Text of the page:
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200th Anniversary of Mary Shelley's "Frankenstein"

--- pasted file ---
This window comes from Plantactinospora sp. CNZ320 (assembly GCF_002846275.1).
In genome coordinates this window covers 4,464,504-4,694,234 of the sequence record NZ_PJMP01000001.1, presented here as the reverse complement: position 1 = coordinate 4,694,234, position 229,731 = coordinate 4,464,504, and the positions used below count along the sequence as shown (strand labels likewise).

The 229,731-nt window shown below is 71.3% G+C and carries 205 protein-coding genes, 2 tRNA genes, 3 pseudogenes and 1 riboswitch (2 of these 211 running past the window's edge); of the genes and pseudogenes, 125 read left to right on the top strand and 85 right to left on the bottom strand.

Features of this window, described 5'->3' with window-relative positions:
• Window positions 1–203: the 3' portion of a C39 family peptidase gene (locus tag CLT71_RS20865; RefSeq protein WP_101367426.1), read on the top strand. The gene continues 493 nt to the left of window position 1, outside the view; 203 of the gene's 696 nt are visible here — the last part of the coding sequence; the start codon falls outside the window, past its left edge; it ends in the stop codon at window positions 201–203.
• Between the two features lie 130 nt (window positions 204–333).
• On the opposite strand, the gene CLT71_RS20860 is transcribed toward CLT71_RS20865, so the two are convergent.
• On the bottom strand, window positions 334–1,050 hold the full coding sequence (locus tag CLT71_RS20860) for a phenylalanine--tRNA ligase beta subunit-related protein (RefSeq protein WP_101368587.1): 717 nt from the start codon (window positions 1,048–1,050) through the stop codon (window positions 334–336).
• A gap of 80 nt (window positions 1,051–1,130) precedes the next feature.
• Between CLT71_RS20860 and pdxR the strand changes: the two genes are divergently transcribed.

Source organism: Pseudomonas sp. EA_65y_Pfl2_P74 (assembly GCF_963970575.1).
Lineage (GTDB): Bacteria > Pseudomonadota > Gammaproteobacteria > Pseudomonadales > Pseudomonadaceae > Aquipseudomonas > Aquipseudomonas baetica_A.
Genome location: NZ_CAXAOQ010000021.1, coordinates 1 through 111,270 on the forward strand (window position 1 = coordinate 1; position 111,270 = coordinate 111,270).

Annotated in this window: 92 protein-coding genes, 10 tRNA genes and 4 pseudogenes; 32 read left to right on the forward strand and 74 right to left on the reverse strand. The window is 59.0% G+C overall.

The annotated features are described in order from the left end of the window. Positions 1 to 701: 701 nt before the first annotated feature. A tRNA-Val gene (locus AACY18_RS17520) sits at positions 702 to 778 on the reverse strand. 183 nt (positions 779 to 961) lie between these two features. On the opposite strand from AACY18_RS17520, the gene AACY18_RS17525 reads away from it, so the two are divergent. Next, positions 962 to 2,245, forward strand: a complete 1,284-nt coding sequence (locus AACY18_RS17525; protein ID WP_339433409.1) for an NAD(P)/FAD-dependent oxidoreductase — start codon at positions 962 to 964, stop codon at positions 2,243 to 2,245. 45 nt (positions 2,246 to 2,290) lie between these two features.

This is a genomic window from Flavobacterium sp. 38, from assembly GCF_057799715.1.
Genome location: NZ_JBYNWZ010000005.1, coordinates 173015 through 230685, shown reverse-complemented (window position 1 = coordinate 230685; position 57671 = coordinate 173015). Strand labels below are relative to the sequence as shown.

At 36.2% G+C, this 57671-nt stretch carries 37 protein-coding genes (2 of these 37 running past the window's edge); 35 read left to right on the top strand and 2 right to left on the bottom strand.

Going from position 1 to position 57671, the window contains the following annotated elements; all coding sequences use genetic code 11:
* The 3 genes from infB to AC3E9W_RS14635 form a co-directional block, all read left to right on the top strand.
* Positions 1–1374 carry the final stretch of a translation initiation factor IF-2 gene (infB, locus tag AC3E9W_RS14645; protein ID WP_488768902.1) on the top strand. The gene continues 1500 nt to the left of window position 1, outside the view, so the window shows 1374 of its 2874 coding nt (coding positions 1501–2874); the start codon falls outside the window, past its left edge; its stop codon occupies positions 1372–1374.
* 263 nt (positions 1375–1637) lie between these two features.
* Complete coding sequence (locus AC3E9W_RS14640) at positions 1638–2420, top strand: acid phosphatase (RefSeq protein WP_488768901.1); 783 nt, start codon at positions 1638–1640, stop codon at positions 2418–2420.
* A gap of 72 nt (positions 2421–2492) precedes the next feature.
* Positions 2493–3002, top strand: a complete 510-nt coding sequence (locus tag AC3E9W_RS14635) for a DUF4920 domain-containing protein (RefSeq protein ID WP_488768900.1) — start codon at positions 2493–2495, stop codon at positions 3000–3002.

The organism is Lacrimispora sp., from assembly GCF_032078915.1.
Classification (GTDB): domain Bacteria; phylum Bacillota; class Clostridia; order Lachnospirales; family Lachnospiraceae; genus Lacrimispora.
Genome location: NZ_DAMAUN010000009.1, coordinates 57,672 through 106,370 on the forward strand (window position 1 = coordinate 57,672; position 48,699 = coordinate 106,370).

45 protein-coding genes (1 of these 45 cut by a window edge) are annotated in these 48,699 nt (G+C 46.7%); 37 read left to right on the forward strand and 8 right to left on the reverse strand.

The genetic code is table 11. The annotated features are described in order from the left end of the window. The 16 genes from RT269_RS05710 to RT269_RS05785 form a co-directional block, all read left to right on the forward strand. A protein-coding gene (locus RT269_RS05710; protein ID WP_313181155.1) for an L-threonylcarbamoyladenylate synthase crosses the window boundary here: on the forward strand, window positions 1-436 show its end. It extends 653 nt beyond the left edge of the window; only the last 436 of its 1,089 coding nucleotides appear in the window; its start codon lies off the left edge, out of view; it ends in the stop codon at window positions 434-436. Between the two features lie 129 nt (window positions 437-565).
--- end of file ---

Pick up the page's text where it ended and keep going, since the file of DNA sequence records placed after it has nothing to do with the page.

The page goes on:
Intro CopyNo doubt since the end of Christmas/Winter break you have been spending some of your time looking around in the new eLibrary (which is pretty cool, if I say so myself). If you teach Literature, now would be a good time to let your students use the resources in eLibrary to research a story that blends some great writing with Greek mythology, Gothic horror and science fiction. This January marks the 200th anniversary of the publication of Mary Wollstonecraft Shelley’s Frankenstein. She began writing the story when she was just 18, and the first edition was published January 1, 1818, when she was 20. The original title of the novel was Frankenstein; or, The Modern Prometheus. By now, almost everyone has seen at least one film version of Shelley’s tale. The best known is James Whale’s 1931 classic starring Boris Karloff. This movie, and many others, veered far from Mary’s original story. Even Thomas Edison filmed a version of it in 1910. SPOILER ALERT! As Shelley’s story goes, scientist Victor Frankenstein creates an artificial man from the parts of dead bodies and brings the creature to life. The “monster” initially seeks affection from Victor and others but is met with repulsion and horror. Alone and miserable, the creature turns his wrath upon his creator, and Victor dies. Filled with remorse, the monster ends his own life. The name Prometheus in the title comes from a character in Greek mythology who creates man out of clay and then steals fire and gives it to humanity. Zeus punishes Prometheus by sentencing him to eternal torment. In the Romantic era, the figure of Prometheus was often seen as a symbol of humankind’s overreaching quest for scientific knowledge and the consequences that would follow. eLibrary contains numerous resources to help students learn about Shelley’s Frankenstein as well as other topics such as Romantic literature, Gothic horror, mythology and science fiction. If you have time, definitely check out James Whale’s films Frankenstein and Bride of Frankenstein (1935), and, just for the fun of it, watch Mel Brooks’ Young Frankenstein (1974) which pokes gentle fun at all of the old horror movies while giving them their due at the same time. In his movie, Brooks used most of the original lab equipment from Whale’s 1931 film.